SmartClassroom :: Wednesday, April 5, 2006

Frank Tansey and Steve Acker, co-editors


The Demise of the 50% Rule: Challenges and Opportunities

By Frank Tansey, Co-Editor

It didn’t take much, just a few paragraphs in the recently-passed federal budget bill, to eliminate the 50% rule. In case you don’t know, the 50% rule required colleges to deliver at least half of their courses in a classroom setting on a campus in order to qualify for federal financial aid programs. The 50% rule was designed as a response to diploma mills that provided little in the way of education as long as someone paid the bill. In many cases it was federal financial aid that footed the bill.

I can remember mentioning this issue in a 1998 keynote address at the AACRAO Technology Summit. At that time I noted that quality online content could drive changes in the 50% rule. In a number of conference discussions, I strongly urged that the accreditation process should play a major role in assuring that online courses were benchmarked against measurable standards of quality.

Now that the change has been enacted, I am left wondering whether quality content or effective lobbying is more responsible for such a significant change. There is no doubt in my mind that there are great examples of quality online learning to be found in colleges and universities. Since its inception, this newsletter has featured great case studies and thoughtful viewpoints illustrating the pursuit of quality.

Still, even with the explosion of online learning on campus, I am still struck with the fact that so many of our online courses are built around repurposed Word and PowerPoint documents. As my son Ryan indicated in an October 2004 viewpoint, “Most of my learning still depends on class attendance and class reading assignments.” We have made progress using class discussion boards and other collaboration tools, but the fact remains that, for many classes, seat time is essential to making the grade...

News & Product Updates

Questionmark Perception Integrates with uPortal

Questionmark and Unicon, Inc. have teamed to integrate Questionmark(TM) Perception(TM) testing and assessment software through uPortal, a free, open source, sharable portal for colleges and universities...Read more

Brown University Launches Center for Pen-Based Computing

Microsoft pledged $1.2 million to develop the Microsoft Center for Research on Pen-Centric Computing at Brown University's campus…Read more

Mobile Routers Changing WiFi Access

There is now a device that allows a user to access the Internet on a laptop virtually anywhere…Read more

Case Study

Blending Educational Technologies at Radford University

By Dennie Templeton, Director of Distance Education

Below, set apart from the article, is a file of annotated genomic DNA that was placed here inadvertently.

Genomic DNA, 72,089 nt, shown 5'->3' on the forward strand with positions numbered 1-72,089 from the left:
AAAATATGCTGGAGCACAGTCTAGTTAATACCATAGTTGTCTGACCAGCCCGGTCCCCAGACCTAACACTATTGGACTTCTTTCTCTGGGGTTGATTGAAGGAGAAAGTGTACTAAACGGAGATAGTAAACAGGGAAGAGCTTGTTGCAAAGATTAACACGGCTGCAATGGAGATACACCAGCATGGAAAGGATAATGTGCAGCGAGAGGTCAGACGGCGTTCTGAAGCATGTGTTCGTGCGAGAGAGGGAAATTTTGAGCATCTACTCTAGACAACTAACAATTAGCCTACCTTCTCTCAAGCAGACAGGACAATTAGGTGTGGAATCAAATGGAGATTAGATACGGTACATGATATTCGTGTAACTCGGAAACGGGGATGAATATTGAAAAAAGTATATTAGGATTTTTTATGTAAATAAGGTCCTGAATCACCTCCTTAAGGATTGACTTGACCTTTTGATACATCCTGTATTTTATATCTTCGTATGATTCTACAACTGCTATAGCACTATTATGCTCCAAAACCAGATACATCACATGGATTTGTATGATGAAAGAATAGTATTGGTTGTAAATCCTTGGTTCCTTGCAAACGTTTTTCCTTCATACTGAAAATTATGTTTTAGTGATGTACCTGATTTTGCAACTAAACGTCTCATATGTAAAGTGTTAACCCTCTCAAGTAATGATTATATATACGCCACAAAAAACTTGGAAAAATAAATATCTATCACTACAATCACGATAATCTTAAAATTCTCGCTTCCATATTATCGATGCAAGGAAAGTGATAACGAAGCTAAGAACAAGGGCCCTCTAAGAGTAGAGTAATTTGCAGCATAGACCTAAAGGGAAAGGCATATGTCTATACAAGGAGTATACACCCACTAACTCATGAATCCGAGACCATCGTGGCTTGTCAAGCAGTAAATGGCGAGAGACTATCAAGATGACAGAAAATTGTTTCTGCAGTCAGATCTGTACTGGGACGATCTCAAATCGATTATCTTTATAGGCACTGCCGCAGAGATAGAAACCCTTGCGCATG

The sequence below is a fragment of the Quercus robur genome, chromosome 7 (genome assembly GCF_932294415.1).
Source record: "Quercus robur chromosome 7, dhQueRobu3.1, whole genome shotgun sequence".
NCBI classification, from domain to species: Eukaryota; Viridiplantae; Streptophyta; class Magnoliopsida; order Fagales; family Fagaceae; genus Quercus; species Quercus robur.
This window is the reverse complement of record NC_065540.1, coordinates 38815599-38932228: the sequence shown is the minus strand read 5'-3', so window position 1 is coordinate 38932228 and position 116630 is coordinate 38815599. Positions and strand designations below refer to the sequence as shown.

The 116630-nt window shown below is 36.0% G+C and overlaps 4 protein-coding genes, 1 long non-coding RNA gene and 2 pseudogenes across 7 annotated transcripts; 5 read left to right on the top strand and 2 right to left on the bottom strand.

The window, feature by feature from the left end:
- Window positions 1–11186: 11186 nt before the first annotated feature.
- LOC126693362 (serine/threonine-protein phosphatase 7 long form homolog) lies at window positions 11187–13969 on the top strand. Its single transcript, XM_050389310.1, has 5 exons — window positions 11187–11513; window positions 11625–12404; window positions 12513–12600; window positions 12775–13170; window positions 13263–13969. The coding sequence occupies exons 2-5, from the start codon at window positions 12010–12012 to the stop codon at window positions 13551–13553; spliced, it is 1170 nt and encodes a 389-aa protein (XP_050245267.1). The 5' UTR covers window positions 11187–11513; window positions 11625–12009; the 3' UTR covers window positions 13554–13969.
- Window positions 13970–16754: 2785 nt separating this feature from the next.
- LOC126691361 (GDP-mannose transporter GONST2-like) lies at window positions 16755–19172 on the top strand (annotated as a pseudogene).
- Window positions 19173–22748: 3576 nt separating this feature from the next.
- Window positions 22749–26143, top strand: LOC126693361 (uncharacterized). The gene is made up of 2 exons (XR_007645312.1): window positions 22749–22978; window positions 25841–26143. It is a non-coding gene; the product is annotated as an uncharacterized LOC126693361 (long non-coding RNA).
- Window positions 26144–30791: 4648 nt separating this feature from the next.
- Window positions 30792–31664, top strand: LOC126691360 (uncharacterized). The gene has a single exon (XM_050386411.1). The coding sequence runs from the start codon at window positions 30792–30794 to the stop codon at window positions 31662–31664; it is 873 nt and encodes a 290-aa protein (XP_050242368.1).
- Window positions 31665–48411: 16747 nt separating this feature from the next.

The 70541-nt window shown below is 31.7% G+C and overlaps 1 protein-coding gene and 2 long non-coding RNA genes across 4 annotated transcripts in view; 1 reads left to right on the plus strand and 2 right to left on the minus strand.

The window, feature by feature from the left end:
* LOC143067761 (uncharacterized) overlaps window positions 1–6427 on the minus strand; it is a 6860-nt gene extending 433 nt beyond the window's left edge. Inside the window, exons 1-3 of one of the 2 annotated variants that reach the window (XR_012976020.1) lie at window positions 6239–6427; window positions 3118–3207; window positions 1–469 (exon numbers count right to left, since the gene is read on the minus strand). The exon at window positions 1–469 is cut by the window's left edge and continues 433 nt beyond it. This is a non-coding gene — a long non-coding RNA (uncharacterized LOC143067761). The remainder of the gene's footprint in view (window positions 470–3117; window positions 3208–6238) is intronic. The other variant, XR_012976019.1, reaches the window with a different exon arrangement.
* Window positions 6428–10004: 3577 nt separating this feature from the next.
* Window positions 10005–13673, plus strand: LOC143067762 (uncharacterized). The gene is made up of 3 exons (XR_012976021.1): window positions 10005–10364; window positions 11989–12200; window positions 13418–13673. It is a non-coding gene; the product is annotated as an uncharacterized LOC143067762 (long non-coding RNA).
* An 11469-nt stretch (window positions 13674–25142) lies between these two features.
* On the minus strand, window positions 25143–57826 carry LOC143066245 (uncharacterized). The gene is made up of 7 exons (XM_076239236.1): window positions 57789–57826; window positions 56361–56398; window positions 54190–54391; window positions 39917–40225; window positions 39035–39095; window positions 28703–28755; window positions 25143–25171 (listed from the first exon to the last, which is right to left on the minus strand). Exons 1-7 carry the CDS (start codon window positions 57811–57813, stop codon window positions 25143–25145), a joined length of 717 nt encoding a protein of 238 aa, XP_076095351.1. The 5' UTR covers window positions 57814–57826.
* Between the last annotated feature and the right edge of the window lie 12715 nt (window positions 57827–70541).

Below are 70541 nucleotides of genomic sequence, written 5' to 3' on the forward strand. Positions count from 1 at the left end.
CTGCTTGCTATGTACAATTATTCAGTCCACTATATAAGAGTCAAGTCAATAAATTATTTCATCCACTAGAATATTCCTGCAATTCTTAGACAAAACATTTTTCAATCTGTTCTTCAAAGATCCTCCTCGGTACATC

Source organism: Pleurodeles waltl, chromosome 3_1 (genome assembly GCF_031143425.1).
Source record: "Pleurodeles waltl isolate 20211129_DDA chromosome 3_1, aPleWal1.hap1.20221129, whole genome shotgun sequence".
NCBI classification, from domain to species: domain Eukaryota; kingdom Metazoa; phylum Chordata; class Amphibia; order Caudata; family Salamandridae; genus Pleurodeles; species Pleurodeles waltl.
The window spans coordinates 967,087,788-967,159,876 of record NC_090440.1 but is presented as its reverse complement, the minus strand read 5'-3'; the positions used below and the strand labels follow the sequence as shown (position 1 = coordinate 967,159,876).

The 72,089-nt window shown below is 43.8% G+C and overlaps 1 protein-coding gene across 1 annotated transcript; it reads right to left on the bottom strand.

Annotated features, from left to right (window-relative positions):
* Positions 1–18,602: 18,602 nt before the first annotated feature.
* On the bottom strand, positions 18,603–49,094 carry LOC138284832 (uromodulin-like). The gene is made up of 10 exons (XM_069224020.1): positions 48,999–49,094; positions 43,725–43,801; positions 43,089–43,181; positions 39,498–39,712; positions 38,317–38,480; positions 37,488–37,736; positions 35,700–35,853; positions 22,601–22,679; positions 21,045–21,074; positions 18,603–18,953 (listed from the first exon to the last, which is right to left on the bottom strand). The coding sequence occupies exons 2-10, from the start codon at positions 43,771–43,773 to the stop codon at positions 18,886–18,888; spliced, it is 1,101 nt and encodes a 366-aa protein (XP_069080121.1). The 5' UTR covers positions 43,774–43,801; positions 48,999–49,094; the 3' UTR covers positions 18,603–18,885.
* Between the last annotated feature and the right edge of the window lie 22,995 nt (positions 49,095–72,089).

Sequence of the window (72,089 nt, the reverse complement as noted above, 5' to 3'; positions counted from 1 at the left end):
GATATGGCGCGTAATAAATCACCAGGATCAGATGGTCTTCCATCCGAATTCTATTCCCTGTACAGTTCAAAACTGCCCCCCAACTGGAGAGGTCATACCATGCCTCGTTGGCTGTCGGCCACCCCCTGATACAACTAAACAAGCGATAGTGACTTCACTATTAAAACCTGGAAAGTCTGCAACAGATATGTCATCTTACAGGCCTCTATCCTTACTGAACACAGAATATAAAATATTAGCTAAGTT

Radford University

In developing and deploying distance education technologies, defining distance education can be as difficult as implementing it. The primary objective, of course, is to maintain the connection between educator and learner through various media and technologies.

Hybrid, or blended, instruction reflects the interactive nature of distance education and closes the gap between distance education and the traditional classroom model. Radford University has taken this approach to distance education instructional technologies and the collaborative support infrastructure...

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Tech Notes

Academic MP3s: Is It iTime Yet?

A student at the University of Michigan School of Dentistry gathers up her books and notes at the end of her class. After briefly stopping off at the dorm to grab her gym bag and update her Apple iPod with the campus server, she spends an hour on the exercise machine at the gym while reviewing the recorded lecture from the class she just completed.

On his way home from campus, a professor listens to a recent audio book offering, focused on his area of instruction. It plays through his car’s stereo from his iPod, and he can continue his review of the audio content at home.

Stumped by the illustrations in his textbook, a math student views a short clip on his video-enabled iPod and is able to better understand the effect of assigning a continuous value to a calculus formula for a function — all as he sips coffee at a campus hangout. The iClassroom — wherever and whenever — is here. But while iContent might be quickly available at the touch of an iPod’s button, successful iEducation requires careful preparation and considerable effort on the part of both faculty and administrators. (Campus Technology)

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Reader Response

From the Reader Response Forum

Creating the Classroom of Tomorrow
Posted by: jmoney

Exchange ideas on the latest enterprise technologies and discuss the dilemmas of implementation and budget issues.

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